In Japanese martial arts, the dojo is a place for formal training. The “do” in dojo means “way” or “path,” and the full phrase dojo means “place of the way.” Similarly in Chinese, tao or dao—as in Tao Te Ching—carries a similar meaning. In Japanese Buddhism, dojo is also used to refer to a hall for Zen meditation. In essence, a dojo is a place where one seeks to learn not just for practical purposes, but for something deeper.
This is how I have come to see the climbing gym. Humble, dusty spaces they may be, often times housed in roughly converted warehouses, a climbing gym can be a dojo, granted you bring with you the proper mindset.
A first step to this recognition of the gym as more than a gym is to remember it is not a place to prove things to others, or to conquer anything. It is “a place where we discipline ourselves and improve ourselves to be a better person,” according to Kendo instructor Masahiro Imafuji. When you think of it this way, it is always a privilege to spend time and a dojo. Every success in a dojo is just a fleeting step on the endless journey; every failure is a gift, at least as valuable as the successes.
It is traditional to bow on entering and leaving a dojo, but it’s important to remember that bowing in this way doesn’t mean lowering yourself in a worshipping sense. Instead, the bow is meant as a show of respect. That respect is not only for your teacher, if you have one, and for your fellow climbers, but also for oneself and for the lessons that you have the honor of learning. (When you bow to an image of Buddha, you do not bow to the physical image or to a man from the distant past, but to the Buddha nature in yourself.)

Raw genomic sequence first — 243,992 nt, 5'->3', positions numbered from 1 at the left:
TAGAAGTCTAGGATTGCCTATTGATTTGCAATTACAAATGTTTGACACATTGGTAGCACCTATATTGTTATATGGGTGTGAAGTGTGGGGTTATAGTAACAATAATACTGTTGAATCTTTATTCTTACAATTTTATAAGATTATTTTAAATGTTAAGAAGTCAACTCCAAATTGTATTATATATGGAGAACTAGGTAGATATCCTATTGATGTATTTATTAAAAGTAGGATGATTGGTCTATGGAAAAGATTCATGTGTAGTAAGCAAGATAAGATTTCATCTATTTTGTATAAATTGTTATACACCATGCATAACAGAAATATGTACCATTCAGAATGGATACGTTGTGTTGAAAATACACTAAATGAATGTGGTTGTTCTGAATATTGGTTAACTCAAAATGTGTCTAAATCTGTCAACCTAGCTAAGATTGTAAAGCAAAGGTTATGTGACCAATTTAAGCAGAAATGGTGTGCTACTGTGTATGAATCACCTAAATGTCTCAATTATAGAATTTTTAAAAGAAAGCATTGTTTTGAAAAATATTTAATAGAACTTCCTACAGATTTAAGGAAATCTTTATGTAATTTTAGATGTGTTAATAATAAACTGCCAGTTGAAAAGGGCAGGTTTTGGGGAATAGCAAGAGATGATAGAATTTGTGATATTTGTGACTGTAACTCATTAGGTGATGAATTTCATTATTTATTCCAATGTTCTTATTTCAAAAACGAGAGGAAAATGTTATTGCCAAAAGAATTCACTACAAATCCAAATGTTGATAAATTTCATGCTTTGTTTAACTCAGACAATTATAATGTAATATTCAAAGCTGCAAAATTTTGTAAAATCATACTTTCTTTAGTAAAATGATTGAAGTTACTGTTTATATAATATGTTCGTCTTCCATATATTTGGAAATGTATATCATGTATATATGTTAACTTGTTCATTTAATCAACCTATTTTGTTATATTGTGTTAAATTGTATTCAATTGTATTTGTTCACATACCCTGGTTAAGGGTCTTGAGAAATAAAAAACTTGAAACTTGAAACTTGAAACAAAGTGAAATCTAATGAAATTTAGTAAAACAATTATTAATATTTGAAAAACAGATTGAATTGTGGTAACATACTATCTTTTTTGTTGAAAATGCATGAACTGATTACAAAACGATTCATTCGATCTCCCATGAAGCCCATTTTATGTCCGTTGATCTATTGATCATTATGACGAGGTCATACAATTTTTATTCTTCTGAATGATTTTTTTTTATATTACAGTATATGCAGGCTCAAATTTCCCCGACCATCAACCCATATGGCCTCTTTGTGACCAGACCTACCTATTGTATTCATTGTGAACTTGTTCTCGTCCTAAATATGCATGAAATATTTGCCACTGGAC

There are myriad lessons to be had in a simple climbing gym. And under the definition of dojo above, I’d include every crag or mountain, too. In a sense, all the blog posts I’ve written about climbing have been encapsulations of lessons learned in a dojo of sorts. Lessons about fear and ego, about flow and balance, about strategy and respect—climbing can teach us all these things and also things beyond expression.
But climbing is not the only means to such lessons. Martial arts, painting, skiing, woodworking… many—I might even say any—activities can, if practiced in a mindful and disciplined manner, help us to understand and find “the way.”
Simply living life can be enough to find this way, but it can often be more difficult, as life can seem at once too complex and too mundane to teach us clear lessons. Instead, we take one interesting activity, climbing for example, and elevate it to the level of ritual. We find our dojos—the rocks and gyms and mountains—and we train and learn.
This is the power of the dojo. There, we learn not just about climbing but about ourselves. We learn about the things climbing allows us to be, not just to do.